As you get older you will find a way to make balance. But, there will be times when you cannot find the balance you want. However, the priority always must be given to the activities that allow you greater independence and more choices in life. Your horses will thank you for that one day.

You will also identify those things that matter most and the things that don't you won't waste time on. You will also learn how to maximize efforts and create efficiencies by avoiding double-work for yourself.

Your horses will still love you. Maybe there is a younger girl in your school district who would love to groom and love on your horses while you apply yourself? sort of like a horse sitter? then you will have a good peace of mind that your horses are being cared for properly while you are otherwise distracted?
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post #14 of 27 Old 10-02-2013, 10:14 PM
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SlideStop and LovesMyDunnBoy summed it up perfectly. I know it feels terrible now, but it is well worth it to sacrifice your time with the animals for a good education and be able to afford horses later on in life than get to spend a little time with them now and struggle for the rest of your life to make a living, much less enough to spend on the luxury of horses.

I'm 17 as well, and a senior. I will not be graduating early (although I COULD if I wanted, I have all of my credits done) because I opted for taking dual credit (nearly free) college classes this year in order to put myself at an advantage. I already have 16 hours under my belt and a 3.8 average in high school, with 3 AP classes and 6 honors classes in finished. I don't say that to brag on myself, but to say that yes, succeeding in High School is HARD. I'm not extremely smart and have some learning/health challenges, so I go feed my horses, spend a good 8 hours in classes every day (no early dismissal since I go to the college), go to work, feed my horses again, do 2-3 hours of homework, and go to bed. I wake up before the sun does. Its exhausting, and I'm actually about to put both of my beloved horses up for sale because I realize just how exhausting it is, and that I can't do my best in college when I'm stretching myself so far.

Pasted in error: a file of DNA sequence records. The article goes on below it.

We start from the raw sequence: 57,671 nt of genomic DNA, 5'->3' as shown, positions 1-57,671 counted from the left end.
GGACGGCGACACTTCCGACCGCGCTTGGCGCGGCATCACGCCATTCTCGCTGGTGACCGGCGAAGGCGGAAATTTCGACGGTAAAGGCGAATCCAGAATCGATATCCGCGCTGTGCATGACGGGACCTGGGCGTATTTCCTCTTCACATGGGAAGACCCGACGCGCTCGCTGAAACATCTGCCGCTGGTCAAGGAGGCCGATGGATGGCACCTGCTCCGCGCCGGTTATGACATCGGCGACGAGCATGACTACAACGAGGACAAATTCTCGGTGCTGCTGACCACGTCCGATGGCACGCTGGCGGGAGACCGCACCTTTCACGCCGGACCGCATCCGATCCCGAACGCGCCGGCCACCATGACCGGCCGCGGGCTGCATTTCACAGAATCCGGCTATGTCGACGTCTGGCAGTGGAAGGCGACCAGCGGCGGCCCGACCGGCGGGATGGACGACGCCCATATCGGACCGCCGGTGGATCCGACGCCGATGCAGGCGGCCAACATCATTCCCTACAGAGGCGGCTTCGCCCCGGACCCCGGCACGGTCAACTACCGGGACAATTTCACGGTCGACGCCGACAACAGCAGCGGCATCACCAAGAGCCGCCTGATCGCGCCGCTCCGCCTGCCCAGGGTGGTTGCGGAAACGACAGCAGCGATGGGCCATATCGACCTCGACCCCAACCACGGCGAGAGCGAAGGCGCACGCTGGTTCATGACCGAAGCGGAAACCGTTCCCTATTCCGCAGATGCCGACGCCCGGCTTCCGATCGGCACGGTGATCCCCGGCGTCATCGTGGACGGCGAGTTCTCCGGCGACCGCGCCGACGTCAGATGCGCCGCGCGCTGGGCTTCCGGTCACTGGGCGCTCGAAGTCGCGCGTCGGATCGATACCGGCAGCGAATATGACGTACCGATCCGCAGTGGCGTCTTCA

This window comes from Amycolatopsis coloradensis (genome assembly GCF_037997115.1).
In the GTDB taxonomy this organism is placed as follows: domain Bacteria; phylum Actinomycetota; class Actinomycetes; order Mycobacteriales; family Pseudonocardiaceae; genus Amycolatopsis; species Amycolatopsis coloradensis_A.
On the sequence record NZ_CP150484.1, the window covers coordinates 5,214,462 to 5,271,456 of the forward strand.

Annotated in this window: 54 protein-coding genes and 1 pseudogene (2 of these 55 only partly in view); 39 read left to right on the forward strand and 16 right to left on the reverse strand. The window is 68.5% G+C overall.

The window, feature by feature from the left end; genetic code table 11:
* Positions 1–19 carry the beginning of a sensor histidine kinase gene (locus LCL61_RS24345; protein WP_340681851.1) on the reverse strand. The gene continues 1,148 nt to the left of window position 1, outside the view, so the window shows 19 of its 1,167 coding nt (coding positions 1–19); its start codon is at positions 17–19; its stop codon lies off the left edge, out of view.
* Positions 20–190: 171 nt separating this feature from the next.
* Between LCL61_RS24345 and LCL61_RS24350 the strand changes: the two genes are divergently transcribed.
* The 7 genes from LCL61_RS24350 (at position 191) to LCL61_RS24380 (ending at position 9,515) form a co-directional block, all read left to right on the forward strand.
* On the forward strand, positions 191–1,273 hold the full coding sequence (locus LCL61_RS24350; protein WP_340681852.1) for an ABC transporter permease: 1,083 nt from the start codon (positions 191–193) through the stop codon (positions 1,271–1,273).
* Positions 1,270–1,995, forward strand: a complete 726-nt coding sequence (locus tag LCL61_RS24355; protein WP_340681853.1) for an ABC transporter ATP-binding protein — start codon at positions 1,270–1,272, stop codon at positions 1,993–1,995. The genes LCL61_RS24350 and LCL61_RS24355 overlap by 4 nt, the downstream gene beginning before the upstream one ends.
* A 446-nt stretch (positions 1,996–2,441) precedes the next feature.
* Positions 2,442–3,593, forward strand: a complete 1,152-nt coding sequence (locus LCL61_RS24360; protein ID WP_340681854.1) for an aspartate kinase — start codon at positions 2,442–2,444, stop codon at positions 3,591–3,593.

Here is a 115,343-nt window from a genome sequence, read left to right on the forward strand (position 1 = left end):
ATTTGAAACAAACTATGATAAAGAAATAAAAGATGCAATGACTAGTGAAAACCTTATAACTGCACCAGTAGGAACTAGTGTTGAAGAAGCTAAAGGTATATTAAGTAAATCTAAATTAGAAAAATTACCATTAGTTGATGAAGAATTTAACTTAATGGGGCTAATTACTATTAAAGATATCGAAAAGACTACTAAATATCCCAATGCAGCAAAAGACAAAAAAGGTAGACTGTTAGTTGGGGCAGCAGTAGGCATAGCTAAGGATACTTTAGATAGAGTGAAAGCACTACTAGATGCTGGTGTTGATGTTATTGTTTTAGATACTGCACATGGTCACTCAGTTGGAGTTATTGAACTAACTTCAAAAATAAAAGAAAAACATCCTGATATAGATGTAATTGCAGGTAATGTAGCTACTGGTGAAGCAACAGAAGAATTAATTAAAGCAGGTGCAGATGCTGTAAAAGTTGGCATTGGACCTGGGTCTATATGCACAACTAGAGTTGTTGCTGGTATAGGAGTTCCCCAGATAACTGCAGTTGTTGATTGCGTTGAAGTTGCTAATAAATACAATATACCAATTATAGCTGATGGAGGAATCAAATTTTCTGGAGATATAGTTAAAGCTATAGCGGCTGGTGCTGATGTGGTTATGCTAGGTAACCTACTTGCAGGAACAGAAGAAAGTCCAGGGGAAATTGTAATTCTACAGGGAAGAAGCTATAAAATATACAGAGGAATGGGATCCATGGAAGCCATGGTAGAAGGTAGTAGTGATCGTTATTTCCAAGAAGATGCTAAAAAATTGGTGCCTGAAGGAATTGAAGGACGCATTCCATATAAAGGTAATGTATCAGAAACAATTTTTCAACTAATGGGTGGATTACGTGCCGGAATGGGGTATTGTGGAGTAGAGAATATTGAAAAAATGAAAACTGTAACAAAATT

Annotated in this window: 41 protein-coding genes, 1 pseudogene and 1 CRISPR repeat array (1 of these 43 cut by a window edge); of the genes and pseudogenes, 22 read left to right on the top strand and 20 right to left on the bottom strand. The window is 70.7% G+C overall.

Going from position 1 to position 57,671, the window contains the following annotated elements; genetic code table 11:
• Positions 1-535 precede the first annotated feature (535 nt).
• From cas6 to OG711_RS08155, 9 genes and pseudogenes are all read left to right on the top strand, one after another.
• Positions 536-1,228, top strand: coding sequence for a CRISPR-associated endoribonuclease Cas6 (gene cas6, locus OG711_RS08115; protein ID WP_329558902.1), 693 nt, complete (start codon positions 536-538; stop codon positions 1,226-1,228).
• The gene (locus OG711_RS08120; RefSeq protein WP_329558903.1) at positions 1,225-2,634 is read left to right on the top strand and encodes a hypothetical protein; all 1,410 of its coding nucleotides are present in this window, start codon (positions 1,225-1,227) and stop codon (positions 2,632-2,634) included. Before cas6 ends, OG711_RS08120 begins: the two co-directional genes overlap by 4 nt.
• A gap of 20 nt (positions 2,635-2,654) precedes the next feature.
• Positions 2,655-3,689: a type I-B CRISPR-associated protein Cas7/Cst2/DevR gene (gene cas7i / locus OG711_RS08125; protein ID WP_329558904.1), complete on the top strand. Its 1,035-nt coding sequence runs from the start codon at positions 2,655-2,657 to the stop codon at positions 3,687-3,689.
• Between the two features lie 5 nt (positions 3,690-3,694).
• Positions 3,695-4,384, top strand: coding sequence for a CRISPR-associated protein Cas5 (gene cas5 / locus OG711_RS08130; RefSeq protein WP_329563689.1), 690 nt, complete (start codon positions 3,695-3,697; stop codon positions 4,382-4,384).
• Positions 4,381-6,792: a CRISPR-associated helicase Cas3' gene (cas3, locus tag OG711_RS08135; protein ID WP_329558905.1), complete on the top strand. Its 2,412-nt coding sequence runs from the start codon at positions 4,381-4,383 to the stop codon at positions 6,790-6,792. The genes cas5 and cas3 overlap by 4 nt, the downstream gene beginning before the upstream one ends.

But that doesn't mean it doesn't hurt. Or make me sad. I simply realize that I must 'suffer' if you will, now, if I want to prosper later on.

That may be something you have to do. At the same time though, you don't want to make yourself so stressed that you get sick (I learned that the hard way) so you DO need to make a little down time for yourself. Maybe schedule a certain amount of time (30 minutes-1 hour?) once or twice a week to have a little 'me time' to wind down, then hit the books hard for the rest of the time. Think of that as your reward.

You can do it! I know its exhausting and you want to give up, but don't. Selling yourself short is the worst thing you can possibly do for yourself, I promise you.
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post #15 of 27 Old 10-02-2013, 10:59 PM
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Okay this is going to sound harsh but I'm going to throw it out there: If you can't handle it now having AP classes and are thinking about dropping you won't make it through college.